Darren Yamashita-USA TODAY Sports

Darren Yamashita-USA TODAY Sports

Positives and Negatives: What to make of 49ers’ loss to the Cardinals

Rohan Chakravarthi
Oct 12, 2021 at 7:00 AM--

Another week, another close loss, and another game with multiple missed opportunities for the 49ers.

It's been the same narrative during the 49ers' current three-game losing streak, and Sunday's loss to the Arizona Cardinals now puts the team at 2-3 on the season as it heads into its bye week.

Huge news came Monday afternoon, as Kyle Shanahan noted that rookie quarterback Trey Lance suffered a left knee sprain and will be out for 1-2 weeks, leaving Nate Sudfeld as the only healthy quarterback currently on the roster.

But, we'll get to the future later. First, let's break down Sunday's loss with three areas of needed improvement and four positives that came out of the game.

The Problems (Yeah, I'm starting with the negatives)

1. Lack of Run Game

When looking at the box score, you may see that the 49ers rushed 28 times for 152 yards and say, "Damn, they pounded that rock."

In reality, the 49ers had a run game, but facets of it required to win the game were missing. For starters, Elijah Mitchell, who had extreme success when running in the direction of Trent Williams (4 rushes, 26 yards), received only nine carries, as opposed to quarterback Trey Lance's 16.

There are two problems with that: 1) Lance, who elected not to slide on many occasions, took a multitude of hits, which is never good for a quarterback, and 2) Lance's 12 designed runs resulted in 3.7 yards-per-carry, although his four scrambles led to an average of 11 yards-per-carry.

In total, Mitchell ran the ball nine times for 43 yards, while Lance had 16 rushes for 89 yards.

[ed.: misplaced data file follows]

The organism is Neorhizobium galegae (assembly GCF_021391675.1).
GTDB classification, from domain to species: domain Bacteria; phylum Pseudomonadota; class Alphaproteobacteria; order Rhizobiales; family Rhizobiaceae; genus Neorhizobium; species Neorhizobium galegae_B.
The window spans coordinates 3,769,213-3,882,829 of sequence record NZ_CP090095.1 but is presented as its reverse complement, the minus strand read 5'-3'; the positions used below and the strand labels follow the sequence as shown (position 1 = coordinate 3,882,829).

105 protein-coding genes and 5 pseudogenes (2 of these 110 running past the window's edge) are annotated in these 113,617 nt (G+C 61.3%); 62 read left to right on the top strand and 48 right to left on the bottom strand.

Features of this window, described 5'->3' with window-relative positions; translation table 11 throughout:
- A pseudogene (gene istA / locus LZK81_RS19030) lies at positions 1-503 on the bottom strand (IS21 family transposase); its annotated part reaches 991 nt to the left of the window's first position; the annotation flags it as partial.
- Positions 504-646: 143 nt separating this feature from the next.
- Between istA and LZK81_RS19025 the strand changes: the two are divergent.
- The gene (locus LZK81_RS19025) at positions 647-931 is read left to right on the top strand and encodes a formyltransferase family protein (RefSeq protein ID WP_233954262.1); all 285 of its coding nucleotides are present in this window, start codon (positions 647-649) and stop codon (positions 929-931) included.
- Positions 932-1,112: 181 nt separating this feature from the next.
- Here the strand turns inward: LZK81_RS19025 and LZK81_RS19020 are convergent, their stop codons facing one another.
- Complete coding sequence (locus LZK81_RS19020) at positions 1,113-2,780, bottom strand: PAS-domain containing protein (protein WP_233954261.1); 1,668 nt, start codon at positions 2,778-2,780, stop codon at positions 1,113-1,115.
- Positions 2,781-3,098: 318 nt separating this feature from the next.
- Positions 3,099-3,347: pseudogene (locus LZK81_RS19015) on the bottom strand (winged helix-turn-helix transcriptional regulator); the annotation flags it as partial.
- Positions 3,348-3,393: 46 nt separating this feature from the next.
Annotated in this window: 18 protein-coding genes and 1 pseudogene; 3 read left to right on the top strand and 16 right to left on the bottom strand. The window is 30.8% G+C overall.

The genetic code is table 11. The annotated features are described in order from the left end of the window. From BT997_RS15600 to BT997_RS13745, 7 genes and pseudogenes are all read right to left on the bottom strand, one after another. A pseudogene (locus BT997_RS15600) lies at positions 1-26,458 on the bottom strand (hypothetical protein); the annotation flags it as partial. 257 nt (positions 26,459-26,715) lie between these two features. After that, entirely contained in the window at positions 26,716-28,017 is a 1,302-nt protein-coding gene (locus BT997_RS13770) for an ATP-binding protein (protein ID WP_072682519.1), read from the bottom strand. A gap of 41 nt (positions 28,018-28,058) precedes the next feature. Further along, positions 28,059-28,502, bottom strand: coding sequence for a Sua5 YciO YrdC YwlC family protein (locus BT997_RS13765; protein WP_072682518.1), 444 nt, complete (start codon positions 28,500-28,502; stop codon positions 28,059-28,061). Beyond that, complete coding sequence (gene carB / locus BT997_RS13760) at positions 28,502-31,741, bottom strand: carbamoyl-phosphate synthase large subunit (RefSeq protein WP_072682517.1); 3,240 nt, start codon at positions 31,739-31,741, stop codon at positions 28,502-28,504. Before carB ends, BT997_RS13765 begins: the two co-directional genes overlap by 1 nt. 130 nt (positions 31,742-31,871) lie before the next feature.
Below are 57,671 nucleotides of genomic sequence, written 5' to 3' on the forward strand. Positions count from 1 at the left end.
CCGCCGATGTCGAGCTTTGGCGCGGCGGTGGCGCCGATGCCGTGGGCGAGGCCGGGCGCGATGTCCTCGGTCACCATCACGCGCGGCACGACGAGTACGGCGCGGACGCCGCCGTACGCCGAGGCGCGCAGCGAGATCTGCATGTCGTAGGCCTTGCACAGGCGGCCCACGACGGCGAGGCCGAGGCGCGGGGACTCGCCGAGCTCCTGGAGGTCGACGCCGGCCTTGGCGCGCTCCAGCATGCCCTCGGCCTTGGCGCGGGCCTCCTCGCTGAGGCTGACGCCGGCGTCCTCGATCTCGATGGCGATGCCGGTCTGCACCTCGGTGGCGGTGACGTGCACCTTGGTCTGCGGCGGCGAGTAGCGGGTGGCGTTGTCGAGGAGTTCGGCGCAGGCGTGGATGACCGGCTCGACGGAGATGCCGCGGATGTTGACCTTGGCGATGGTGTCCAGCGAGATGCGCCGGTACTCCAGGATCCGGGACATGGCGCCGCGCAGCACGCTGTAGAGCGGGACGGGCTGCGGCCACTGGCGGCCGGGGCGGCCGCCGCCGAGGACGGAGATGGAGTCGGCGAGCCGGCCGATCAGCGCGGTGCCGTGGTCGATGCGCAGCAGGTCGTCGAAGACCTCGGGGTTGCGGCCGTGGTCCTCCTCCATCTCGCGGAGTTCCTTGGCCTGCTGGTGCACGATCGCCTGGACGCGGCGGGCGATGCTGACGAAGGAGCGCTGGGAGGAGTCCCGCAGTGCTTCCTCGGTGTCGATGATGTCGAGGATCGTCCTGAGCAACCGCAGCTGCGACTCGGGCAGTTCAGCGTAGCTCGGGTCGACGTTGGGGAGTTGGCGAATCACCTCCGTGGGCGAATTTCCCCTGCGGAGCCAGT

Earlier this week, in my keys for San Francisco to beat Arizona, establishing the run game was a priority, and there wasn't enough of it.

There were multiple scenarios where handing the ball off would've produced the same result with a running back as it did with Lance, easing the burden for the rookie. A positive to take from the run game: Lance generally made the correct read on RPO's, but there should've been fewer lackluster quarterback draws right up the gut and many more elusive Elijah Mitchell moments to express variety in the run-game.

It seemed like Arizona was blitzing for almost the entirety of the game with the amount of pressure Lance faced off the edge. The counter to that defensive strategy would've been to use Mitchell in running scenarios rather than having Lance drop back to deal with the ferocious defensive attack.

On the 49ers' first drive, Mitchell didn't see a single touch as San Francisco began the game with four designed passes, with the last one resulting in an interception.

Then, on the second drive, it was the exact opposite. Facing a 1st-and-5 at the Arizona 37 after marching down the field, the 49ers ran the ball four times in a row, twice with Mitchell and twice with Lance, and failed to convert on 4th down, losing a scoring opportunity with the lack of variety.

Was the run game necessarily a failure? No. But, Mitchell should've certainly been used more often, especially on earlier downs, so there could be easier conversion opportunities on later downs.

A part of the reason, however, that the run game couldn't establish even more was...

2. Offensive Line Woes/Penalties

This was, most definitely, the worst offensive line performance of the season for the 49ers.

The Cardinals set the tone on the first play of scrimmage, as Chandler Jones got into the backfield untouched, forcing Trey Lance to improvise and scramble, which he successfully did.

The entire offensive line struggled for periods of the game, with right tackle Mike McGlinchey being the biggest concern, especially in the third quarter, where he committed two holding penalties and a false start.

Penalties were one of my major keys of the week for the 49ers, and while they didn't happen as often defensively, they played a major role in the 49ers' strategy and lack of offense.

Trent Williams also committed two holding penalties in the third quarter, one of which was declined, as both tackles failed to contain the edge, resulting in eight total pressures for the Cardinals.